However, studies of Rab8 seem to confirm the vesicle theory, and clearly suggest that Rab GTPases coordinate with each other in the regulation of vesicular trafficking during primary ciliogenesis. Rab8 is a member of the Rab family of small GTPases that regulates membrane traffic from endosomal compartments to the cell surface [47] as well as mediating transport, docking and fusion of vesicles with acceptor modules at the base of the primary cilium [48]. Rab8 plays an essential role in ciliogenesis [4951] and acts downstream of Rab11 and Rabin8, the guanine nucleotide exchange factor (GEF) that activates Rab8 [52]. An additional downstream binding partner of Rab8 is CEP290, which has been shown to localize to the pericentrosomal compartment, basal body and transition zone [53, 54]. CEP290 plays an important role at the ciliary gate, where together with other proteins containing C2/B9-related domains predicted to bind phospholipids [55], it is proposed to be involved in membrane/vesicle trafficking and fusion [53]. In particular, CC2D2A, a C2 domain-containing protein, is now also suggested to mediate vesicle trafficking and fusion since it localizes to the photoreceptor connecting cilium/transition zone, and appears to facilitate protein transport through Rab8-dependent processes [56].

Another possible mechanism of protein targeting to cilia is through the BBSome complex. This is proposed to mediate trafficking of transmembrane proteins to the ciliary membrane and consists of seven highly conserved proteins, one novel protein and a coat-like structure [50]. The BBSome directly recognizes cilia targeting sequences and is the major effector of Arl6/BBS3 (an Arf-like GTPase). Rabin8, the GEF that activates Rab8, has also been shown to interact with the BBSome [50]. The BBSome is not directly required for cilia formation in most tissues [57] but its failure to deliver important receptors and transmembrane proteins to the cilium is thought to result in cell signaling failure and organ-specific pathological abnormalities. Proteins, after fulfilling their function in the cilium, have to be removed from it. This function is suggested to be also mediated by the BBSome. In Chlamydomonas it was observed that the BBSome and IFT particles co-localize, and the BBSome may play a docking function for the retrograde IFT complex A [58]. Proteins targeted to be removed from cilia may also be ubiquitinated, then accumulated at the base of cilia for targeted degradation by the endocytic pathway [59].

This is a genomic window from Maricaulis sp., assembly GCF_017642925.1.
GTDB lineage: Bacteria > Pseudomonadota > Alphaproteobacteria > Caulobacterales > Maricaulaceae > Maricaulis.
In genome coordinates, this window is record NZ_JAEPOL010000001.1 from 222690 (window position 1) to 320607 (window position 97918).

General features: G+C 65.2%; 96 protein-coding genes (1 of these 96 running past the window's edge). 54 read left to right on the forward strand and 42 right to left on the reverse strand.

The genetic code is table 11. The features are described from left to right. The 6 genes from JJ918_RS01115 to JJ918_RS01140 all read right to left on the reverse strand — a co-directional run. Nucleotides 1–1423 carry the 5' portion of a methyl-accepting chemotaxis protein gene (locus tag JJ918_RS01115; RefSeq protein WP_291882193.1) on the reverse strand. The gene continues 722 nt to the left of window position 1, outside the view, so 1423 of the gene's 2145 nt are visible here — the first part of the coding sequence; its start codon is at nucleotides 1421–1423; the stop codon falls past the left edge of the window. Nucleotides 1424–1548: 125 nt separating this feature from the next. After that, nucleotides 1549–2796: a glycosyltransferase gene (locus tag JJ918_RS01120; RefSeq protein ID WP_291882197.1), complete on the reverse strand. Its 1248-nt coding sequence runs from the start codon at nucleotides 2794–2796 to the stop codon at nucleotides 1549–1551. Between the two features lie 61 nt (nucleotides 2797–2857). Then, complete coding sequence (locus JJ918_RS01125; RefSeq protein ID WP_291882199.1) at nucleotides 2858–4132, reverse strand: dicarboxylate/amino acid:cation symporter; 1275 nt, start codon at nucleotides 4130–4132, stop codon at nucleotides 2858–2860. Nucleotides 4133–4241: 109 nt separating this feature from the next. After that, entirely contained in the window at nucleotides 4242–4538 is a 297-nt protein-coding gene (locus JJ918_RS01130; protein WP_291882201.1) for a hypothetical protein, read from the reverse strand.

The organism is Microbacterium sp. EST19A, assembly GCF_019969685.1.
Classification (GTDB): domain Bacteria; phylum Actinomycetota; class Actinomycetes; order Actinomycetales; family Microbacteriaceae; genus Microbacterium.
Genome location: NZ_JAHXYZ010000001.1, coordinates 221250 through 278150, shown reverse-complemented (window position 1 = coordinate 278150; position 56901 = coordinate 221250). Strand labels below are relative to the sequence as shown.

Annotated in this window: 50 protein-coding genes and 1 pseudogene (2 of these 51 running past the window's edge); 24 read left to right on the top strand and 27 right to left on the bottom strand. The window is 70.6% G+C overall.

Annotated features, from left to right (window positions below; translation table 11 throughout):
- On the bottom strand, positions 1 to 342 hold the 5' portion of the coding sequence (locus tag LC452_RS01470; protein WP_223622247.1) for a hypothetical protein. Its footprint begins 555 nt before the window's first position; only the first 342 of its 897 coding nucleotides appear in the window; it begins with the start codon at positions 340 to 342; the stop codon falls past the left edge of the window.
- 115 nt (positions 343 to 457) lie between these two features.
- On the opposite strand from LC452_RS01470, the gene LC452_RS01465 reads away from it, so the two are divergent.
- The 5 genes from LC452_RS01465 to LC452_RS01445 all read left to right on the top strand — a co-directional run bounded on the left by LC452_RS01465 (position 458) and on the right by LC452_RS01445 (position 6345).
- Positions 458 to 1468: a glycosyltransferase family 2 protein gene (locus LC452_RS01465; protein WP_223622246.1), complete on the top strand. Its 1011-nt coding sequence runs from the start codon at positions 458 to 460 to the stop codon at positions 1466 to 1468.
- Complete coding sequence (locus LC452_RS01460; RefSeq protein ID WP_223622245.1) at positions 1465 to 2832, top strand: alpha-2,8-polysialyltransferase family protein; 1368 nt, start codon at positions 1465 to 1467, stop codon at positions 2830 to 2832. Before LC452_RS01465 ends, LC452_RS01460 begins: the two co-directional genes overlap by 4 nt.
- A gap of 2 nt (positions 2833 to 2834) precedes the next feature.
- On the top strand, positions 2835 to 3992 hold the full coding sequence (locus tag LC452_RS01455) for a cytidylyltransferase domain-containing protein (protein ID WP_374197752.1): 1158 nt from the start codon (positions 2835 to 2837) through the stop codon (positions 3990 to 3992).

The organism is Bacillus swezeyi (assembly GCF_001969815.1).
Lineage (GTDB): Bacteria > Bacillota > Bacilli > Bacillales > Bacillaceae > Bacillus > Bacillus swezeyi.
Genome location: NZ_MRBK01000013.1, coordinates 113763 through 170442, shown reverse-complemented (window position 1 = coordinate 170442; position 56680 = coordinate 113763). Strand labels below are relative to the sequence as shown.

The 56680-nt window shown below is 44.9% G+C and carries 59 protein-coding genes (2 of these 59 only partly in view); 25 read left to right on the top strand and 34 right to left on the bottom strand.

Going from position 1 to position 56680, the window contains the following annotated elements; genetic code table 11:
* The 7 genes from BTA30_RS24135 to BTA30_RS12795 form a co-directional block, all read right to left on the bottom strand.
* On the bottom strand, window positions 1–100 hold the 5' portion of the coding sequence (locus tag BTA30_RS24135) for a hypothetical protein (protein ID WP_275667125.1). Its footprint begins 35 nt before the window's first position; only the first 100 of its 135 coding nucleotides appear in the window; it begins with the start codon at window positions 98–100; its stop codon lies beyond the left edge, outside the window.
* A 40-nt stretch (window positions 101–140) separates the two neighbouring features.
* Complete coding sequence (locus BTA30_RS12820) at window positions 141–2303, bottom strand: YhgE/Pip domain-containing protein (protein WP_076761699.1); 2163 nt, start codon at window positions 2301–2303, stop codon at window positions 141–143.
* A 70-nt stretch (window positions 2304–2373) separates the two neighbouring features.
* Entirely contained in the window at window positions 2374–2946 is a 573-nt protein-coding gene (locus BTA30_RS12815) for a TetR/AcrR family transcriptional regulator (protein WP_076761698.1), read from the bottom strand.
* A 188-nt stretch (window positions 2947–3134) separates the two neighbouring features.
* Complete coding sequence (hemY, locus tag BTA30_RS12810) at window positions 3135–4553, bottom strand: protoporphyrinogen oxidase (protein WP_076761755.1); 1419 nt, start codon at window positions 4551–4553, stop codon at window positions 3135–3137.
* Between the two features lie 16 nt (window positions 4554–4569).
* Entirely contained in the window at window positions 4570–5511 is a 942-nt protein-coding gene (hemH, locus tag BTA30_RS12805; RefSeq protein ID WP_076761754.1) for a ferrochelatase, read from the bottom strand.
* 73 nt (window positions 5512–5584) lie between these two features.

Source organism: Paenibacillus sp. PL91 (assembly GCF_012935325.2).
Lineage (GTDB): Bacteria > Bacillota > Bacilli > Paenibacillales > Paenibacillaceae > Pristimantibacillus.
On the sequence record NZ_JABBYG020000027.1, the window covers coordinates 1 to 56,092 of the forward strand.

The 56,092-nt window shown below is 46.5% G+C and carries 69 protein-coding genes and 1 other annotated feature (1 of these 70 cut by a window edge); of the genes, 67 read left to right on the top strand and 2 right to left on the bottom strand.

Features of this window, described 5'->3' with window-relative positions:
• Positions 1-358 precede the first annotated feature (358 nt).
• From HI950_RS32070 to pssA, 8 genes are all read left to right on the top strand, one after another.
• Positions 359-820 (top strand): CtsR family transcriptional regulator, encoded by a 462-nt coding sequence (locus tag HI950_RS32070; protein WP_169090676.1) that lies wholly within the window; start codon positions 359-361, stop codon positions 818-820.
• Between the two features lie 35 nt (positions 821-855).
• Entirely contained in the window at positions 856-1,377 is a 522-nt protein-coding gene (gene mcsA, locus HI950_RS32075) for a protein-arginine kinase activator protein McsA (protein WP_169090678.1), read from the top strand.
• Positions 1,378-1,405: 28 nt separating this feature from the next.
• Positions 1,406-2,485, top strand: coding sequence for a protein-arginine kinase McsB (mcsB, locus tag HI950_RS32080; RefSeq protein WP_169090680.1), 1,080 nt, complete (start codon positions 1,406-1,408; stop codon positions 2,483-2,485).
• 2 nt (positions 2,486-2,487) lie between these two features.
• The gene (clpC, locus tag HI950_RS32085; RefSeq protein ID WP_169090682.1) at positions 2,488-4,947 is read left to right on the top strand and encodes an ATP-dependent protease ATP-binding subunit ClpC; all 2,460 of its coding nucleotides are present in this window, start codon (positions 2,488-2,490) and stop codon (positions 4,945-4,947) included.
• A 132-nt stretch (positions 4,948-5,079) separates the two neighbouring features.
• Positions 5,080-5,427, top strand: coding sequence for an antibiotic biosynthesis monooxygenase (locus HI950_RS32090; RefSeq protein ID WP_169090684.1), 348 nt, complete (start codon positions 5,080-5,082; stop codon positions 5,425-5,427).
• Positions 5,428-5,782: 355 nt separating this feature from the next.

Recent advances in characterizing the transition zone

In five recent papers, the composition of protein complexes at the ciliary gate and transition zone was investigated. In two of the studies [54, 60], the authors used the G-LAP tandem-affinity method, a stringent proteomic strategy for the identification of interacting proteins. It allowed the authors not only to identify three interconnected functional modules, but to also identify three new ciliopathy genes: Sang et al. 2011 identified ATXN10 and TCTN2, and Garcia-Gonzalo et al. 2011 identified TCTN1. The first module, the “nephronophthisis NPHP module” identified in Sang et al. 2011, was composed of NPHP1/nephrocystin-1, which was previously suggested to take part in the regulation of cargo and IFT ciliary entry [61]. NPHP4 and RPGRIP1L (also components of the NPHP module) were also localized to the transition zone and cell-cell boundaries. In vitro studies showed that this module was not essential for ciliogenesis, but it may play an important part in epithelial morphogenesis and the establishment of tissue architecture. On the other hand, a second module (the “JBTS module”) that contains IQCB1 and CEP290 is essential for cilia formation. Proteins in the third module (the “MKS module” containing MKS1, CC2D2A and TCTN2) are involved in neural tube development and Sonic Hedgehog signaling. The authors proposed the existence of an additional ciliary segment located distal to the transition zone in the proximal part of cilia, which they called the “inversin compartment” (Figure 2). The function of this section of the cilium remains to be understood, but several proteins were found to be localized in it, notably NEK8, INVS/inversin and NPHP3 [62]. INVS and AHI1/jouberin were found to play a bridging role between these three modules. There were no interactions observed between the NPHP-JBTS-MKS modules and the BBS proteins, and no overlap with IFT complex proteins [60].